Why Design Matters
As often happens when I write an article on this blog, I sit down and set out to write something short and sweet. Then just thinking about the topic opens up a whole huge can of worms. That’s actually one of the reasons I write in the first place, but this particular topic in question, tripped by my finding a two year old article on it in Canadian Business magazine, has been brewing for some time. Why Design Matters (in Canada). Maybe before you decide that it does, though, you should decide what Design is. That’s what I’ve been trying to do for a few years now and I believe I touch on that here. Apparently, I also touch on a raw nerve about Design in Canada also. Brave reader, read on.
Why Design Matters
There’s a large book in that title. But before you can ask Why Design Matters, you need to know a little about What Design actually is. Kind of like the word “Science”, the discipline called “Design” covers a lot things. Almost every human endeavor has elements of design in it: computer programming, book making (actual books, not Ladbrokes bets), architecture, service design, product design, industrial design, research design, systems design, graphic design…the list continues almost endlessly. The word “Design” is a pretty broad, ill-defined one. Since I returned to school four years ago to do a second M.Sc in Design (for medical devices and healthcare), I have spent a fair bit of time trying to define what the word Design (with a capital D) is and what it isn’t. After all, I was now supposed to do it (the act of design) and be one (a designer). Three years later and I’m still trying to define it, and I have a feeling that I’ve been inducted into what will be a lifelong struggle: explaining what I do and how I do it. What is Design and what is a Designer?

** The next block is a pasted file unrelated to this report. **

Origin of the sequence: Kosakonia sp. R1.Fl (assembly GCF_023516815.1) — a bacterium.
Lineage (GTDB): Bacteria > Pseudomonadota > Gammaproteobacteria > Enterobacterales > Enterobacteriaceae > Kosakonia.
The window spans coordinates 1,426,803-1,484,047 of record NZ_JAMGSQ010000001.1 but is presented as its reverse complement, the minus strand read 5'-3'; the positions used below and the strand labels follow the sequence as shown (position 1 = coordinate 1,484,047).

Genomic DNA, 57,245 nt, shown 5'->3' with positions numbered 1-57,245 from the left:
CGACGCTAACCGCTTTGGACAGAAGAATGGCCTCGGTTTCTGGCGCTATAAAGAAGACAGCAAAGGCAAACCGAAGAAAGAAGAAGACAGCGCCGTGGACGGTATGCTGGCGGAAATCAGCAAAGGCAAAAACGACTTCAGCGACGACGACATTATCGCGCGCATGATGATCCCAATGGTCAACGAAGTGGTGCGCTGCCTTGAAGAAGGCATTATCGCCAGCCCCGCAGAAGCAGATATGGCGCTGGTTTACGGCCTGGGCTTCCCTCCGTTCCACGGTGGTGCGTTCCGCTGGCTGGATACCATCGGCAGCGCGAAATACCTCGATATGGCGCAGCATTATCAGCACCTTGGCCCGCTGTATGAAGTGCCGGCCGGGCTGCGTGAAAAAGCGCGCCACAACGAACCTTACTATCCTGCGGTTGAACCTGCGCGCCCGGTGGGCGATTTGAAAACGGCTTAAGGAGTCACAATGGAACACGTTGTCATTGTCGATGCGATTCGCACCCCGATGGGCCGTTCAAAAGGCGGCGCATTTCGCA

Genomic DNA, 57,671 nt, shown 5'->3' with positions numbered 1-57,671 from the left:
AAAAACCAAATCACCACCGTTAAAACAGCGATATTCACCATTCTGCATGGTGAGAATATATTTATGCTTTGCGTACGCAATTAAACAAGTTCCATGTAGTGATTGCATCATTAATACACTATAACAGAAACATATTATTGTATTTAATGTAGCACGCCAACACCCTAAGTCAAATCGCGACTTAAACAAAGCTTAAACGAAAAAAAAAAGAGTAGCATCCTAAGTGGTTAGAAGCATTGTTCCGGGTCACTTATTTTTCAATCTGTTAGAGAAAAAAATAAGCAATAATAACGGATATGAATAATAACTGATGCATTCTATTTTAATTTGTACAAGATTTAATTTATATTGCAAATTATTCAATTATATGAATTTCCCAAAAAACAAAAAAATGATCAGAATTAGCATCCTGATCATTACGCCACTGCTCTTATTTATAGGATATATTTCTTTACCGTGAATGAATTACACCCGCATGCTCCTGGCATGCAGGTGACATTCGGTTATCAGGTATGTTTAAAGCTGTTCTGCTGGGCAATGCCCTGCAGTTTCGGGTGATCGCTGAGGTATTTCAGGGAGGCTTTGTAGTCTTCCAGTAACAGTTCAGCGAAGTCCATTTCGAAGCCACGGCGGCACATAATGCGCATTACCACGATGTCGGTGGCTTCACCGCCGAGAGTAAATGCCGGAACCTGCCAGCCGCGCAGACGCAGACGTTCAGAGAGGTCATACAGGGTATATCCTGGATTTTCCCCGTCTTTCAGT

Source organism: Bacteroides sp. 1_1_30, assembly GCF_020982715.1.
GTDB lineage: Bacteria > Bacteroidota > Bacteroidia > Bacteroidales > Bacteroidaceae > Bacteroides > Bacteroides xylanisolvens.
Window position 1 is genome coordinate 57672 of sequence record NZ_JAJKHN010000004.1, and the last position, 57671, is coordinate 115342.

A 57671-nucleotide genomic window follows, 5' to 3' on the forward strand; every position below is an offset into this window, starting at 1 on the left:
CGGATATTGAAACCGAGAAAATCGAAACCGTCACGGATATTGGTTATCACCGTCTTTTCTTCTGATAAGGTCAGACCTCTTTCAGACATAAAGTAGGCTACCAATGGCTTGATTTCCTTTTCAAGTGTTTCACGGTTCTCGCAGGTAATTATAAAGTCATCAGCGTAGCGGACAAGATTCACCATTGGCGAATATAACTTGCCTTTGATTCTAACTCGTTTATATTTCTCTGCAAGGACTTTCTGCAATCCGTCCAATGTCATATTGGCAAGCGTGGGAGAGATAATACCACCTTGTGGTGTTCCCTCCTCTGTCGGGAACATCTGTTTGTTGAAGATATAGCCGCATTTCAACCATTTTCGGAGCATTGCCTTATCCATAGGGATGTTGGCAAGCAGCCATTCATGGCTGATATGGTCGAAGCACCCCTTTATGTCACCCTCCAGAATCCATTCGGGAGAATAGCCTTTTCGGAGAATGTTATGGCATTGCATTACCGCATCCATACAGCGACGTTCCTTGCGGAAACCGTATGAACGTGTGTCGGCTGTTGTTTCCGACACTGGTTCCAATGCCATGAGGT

I am a Designer, you’re a Designer. Everyone is, actually. Only some people are much more proficient, either through natural inclination - call it talent, call it wiring, call it whatever you want - or through training. Maybe you went to D-School. Or, if you’re like me, you acquired a very unique and odd skill set that sets you apart: I went into a weird interdisciplinary field first that forced me to think in two different directions at once, like medical/scientific illustration, then I taught human anatomy in a medical school, and then I spent some time in D-School. Design, defined loosely and with a very human slant to it, could be described as Problem Solving for the Best Possible Outcome. If you’re an engineer, that statement probably has you feeling pretty chuffed since that’s what you’re supposed to do professionally. You went to four whole years of school for it at least, and make stuff that nobody else can make. That’s what you’re wearing the iron ring for, right? If you don’t have that you can’t be an Engineer or solve problems? Not so fast there white helmet. The word “Engineer” actually comes, not from “Engine”, which is a clever machine that does something, but from much further back, from the latin “Ingenuim”: to be clever and inventive. Someone who uses or is skilled in ingenuity and who makes an engine of sorts is thus ingenious or an ingeneur. We all try to use ingenuity and try to be ingeneurs every day, to mixed effect. It pleases us to solve problems. That is one of the fundamental traits of the human species - a shot of dopamine when we’ve done something clever - which has probably led to our having brains so large we can barely be born with them. Some of us have a knack for problem solving, others not so much; some of us are trained for it, others are not trained at all to specifically solve problems but still manage to solve them ingeniously. Some of us make tools to solve those problems; some of us must convey information to solve a communications problem, or make indoor spaces for people that are inviting , comfortable, usable and durable; some of us try to make packaging that is easier to open and easier on the environment; while some designers try to solve human problems, like how to make life jackets from found objects for refugees before they embark on perilous journeys to more hopeful places; or even really tough “wicked problems”, like how do we actually solve that refugee problem in the first place so there aren’t as many (hint: it’s not by building walls). This is all very valuable, but at its heart it is all very human, like we are. Ingenuity is not solely the province of Engineers. The cryptic “ERTW” scrolled around university campuses should not specifically refer to Engineers; it should refer to “Ingenuity Rules the World” (IRTW)! We are all trying to solve hard problems every day with ingenuity. We are all Designers in one way or another.